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Major League Baseball and the MLB Players Association have had their first collective bargaining meeting of 2021, according to reporting by ESPN’s Jeff Passan. He has no details on just what went down at the talks, as both sides declined to comment on them, and a lack of leaks from the MLB side — come on, you know it would be them first — means we can’t really figure out just how the first conversation went.
Passan gives a brief overview of the current situation — distrust on both sides, the players being understandably dissatisfied with both the league and the way the current, expiring collective bargaining agreement has played out — but I want to focus on one specific item he mentioned:
An overhaul of baseball’s core economic system is highly unlikely, sources said, citing the limited amount of time to strike a deal and keep labor peace uninterrupted since 1995. The union nevertheless intends to target spending and competitive integrity — particularly the promotion of competition by all teams — among its priorities with a new deal. Players are also in favor of funneling money to players earlier in their careers, the potential for free agency before six years of service and a solution to — or at least remedy of — service-time manipulation.
I would guess that the particular source mentioned in that quote is on the league side, since the amount of time to negotiate a deal was cited: the current CBA expires in December, after the 2021 season. The side concerned with time would be the owners, who won’t want to begin the 2022 season with the CBA unresolved: this is the primary reason why I’ve been saying for a couple of years now that a lockout is likely. If the 2022 season begins without a CBA, the players are then in a position to strike. If they are locked out before the ‘22 season can start, they can’t strike. The owners will want to be in control, and locking the players out gives them more control than if the players, well, struck out on their own to delay the season’s start.
The players, on the other hand, should not concern themselves with maintaining labor peace and beginning the 2022 season on time. They should be focused on securing the best possible deal for themselves and the future of the union, and if achieving that goal means the 2022 season is locked out until the owners are tired of missing out on revenues from the lack of games, then so be it. There hasn’t been a work stoppage in MLB since 1994-1995, and the union has slowly seen their gains diminished with each CBA since. That is not a coincidence: I wrote an entire series titled “Labor peace is a lie” for a reason, you know. If MLB doesn’t think there is any chance of a work stoppage, then the owners will be better unified, knowing that all they have to do is stand firm for a few months before they get what they want. They’ll push the union, they’ll claw back gains, and they’ll come out on top, again.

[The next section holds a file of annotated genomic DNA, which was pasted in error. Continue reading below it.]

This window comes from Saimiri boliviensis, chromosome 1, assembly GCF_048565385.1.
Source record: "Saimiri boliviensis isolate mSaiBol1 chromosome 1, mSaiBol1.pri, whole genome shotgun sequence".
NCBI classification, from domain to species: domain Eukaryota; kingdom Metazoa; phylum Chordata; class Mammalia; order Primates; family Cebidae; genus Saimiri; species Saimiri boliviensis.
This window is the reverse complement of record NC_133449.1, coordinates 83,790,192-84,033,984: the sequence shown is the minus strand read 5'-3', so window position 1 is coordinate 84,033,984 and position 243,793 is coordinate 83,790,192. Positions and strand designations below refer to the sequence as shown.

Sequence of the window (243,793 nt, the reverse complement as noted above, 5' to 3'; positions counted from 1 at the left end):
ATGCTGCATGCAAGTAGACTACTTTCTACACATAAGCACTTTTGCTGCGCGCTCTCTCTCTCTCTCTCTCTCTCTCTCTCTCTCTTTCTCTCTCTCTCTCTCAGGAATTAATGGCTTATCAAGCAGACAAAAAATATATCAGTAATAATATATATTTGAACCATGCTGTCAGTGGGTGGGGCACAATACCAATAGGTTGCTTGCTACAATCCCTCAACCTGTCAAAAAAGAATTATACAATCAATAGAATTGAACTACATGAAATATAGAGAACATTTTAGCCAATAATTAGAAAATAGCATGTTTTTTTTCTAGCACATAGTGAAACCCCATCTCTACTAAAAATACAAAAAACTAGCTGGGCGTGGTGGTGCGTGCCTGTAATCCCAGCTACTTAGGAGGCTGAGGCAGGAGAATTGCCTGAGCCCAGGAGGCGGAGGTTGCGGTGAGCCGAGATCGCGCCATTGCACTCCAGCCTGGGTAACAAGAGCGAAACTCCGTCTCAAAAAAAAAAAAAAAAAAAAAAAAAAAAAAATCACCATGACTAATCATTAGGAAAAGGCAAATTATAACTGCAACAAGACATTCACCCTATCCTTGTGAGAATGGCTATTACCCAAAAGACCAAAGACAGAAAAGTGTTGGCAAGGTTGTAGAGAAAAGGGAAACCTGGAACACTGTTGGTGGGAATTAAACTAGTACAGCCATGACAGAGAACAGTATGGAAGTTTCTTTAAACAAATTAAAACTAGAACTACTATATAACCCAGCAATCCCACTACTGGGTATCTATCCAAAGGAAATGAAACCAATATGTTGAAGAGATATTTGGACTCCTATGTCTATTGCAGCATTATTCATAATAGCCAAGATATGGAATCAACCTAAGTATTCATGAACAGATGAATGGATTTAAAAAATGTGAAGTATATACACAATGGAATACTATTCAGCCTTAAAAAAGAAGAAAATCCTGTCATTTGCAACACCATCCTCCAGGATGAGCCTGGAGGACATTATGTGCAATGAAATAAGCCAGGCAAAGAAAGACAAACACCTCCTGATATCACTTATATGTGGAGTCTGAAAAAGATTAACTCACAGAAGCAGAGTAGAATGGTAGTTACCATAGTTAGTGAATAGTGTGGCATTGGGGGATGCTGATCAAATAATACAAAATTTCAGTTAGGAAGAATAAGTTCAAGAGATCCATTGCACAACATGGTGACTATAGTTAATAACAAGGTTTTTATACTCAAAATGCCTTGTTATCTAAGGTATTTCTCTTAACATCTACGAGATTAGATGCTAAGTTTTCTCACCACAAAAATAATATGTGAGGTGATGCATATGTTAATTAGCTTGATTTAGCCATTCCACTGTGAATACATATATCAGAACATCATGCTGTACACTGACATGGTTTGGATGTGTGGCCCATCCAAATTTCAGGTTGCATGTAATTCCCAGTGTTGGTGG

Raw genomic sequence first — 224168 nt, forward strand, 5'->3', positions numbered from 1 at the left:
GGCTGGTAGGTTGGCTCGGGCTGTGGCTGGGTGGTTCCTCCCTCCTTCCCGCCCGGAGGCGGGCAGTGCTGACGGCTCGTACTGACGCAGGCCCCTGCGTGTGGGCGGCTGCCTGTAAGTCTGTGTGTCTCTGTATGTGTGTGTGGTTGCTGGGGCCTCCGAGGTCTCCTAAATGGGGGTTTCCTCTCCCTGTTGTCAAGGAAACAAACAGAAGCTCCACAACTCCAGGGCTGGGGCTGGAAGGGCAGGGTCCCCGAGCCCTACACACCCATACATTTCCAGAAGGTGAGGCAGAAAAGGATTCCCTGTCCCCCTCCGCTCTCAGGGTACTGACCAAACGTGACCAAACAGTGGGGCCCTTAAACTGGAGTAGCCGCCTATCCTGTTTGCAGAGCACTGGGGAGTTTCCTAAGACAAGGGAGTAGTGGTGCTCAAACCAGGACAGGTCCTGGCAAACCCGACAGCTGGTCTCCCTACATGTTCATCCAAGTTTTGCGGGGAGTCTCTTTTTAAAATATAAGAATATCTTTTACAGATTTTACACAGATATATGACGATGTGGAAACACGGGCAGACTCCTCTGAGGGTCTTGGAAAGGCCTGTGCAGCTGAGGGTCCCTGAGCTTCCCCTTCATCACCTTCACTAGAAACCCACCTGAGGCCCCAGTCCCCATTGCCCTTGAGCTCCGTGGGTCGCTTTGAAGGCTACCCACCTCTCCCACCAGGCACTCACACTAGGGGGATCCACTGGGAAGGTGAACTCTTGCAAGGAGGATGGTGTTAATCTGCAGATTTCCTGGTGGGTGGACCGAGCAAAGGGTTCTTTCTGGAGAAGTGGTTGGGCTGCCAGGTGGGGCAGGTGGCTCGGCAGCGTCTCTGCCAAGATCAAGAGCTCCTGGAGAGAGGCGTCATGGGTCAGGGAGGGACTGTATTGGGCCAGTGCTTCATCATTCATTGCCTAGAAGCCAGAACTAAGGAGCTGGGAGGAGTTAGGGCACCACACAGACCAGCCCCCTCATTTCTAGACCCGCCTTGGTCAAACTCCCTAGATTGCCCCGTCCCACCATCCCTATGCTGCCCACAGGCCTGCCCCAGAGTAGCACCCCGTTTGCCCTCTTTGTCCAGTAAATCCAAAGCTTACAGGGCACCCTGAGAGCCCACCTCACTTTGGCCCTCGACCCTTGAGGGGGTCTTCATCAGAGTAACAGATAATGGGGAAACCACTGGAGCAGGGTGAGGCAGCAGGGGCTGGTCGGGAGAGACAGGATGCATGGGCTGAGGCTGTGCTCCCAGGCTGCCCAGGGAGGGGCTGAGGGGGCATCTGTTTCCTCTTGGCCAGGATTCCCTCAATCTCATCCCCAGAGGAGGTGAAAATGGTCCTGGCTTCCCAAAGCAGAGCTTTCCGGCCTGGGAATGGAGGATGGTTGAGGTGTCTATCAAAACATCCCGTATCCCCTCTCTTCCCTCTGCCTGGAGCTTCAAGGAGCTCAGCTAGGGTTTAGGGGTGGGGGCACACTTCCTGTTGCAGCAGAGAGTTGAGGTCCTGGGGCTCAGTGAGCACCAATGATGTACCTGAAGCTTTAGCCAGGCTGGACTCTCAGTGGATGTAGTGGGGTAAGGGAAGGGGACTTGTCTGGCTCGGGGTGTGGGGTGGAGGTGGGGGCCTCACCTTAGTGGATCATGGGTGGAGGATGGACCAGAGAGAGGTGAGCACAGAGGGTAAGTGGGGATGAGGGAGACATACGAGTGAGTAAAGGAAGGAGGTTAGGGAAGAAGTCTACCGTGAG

If the players are a threat to strike or to allow the owners to lock them out, though, then the nature of the discussions will change. The owners won’t be so sure of themselves and their victory, and they might even overreach in their negotiations in response, painting themselves as the obvious malevolent force in these discussions in the process. Striking is the most powerful weapon in a union’s arsenal, but it’s meaningless if the opposition knows you’re never going to pull it out.
It’s hard to imagine that MLB would be interested in lessening the amount of time they have control over a player at the same time they’d be paying less experienced players more sooner, but it’s still a good place for the union to start. Hopefully, their intention would be to sacrifice an earlier free agency in bargaining in order to zero in on raising the league minimum, and doing so substantially. Raising the minimum and plugging the service time loophole by revamping that system should be priorities, and at least per Passan, they appear to be. Fixes to the free agent market are going to come out of fixes elsewhere, and since there should be something of a redistribution of funds from the very richest MLB players to the rest, anyway, then this approach makes more sense than a top down one that might not even work for the players as they intend.
And as has been mentioned in this space before, the MLBPA successfully tripled the minimum salary over just a few years’ time before, and during just as contentious a scenario, if not more so, than what we’re seeing now. They can do it again if they put focus there and fight for it.
This initial report from Passan is promising, at least, even if there isn’t much there through no fault of his own. If it’s the owners’ side concerned about time, that’s good. If the players are planning on aiming primarily for the things Passan mentioned, that’s also a positive. Obviously, these discussions will be watched as closely as possible throughout the rest of the year, though, given where recent talks have landed everything, I wouldn’t be shocked if we’re still talking about all of this in 2022 as well.
My latest at Baseball Prospectus is up, and it’s on how the issues minor-league players face that MLB is “raising awareness” of are all caused by MLB itself. Just pay them a living wage, and the problems vanish.
It looks like the Super League is going to be over before it truly begins, but it’s still worth learning the lessons of its potential existence. It’s not like American sports owners of European soccer teams (like Liverpool’s and MLB’s own John Henry) are going to be less greedy and scheming going forward.
Y’all should read this Sports Illustrated feature by Britni de la Cretaz, on nonbinary athletes living in a binary sports world.
Colette Arrand is begging you not to make The Rock into a politician, and I cannot agree with that sentiment enough.
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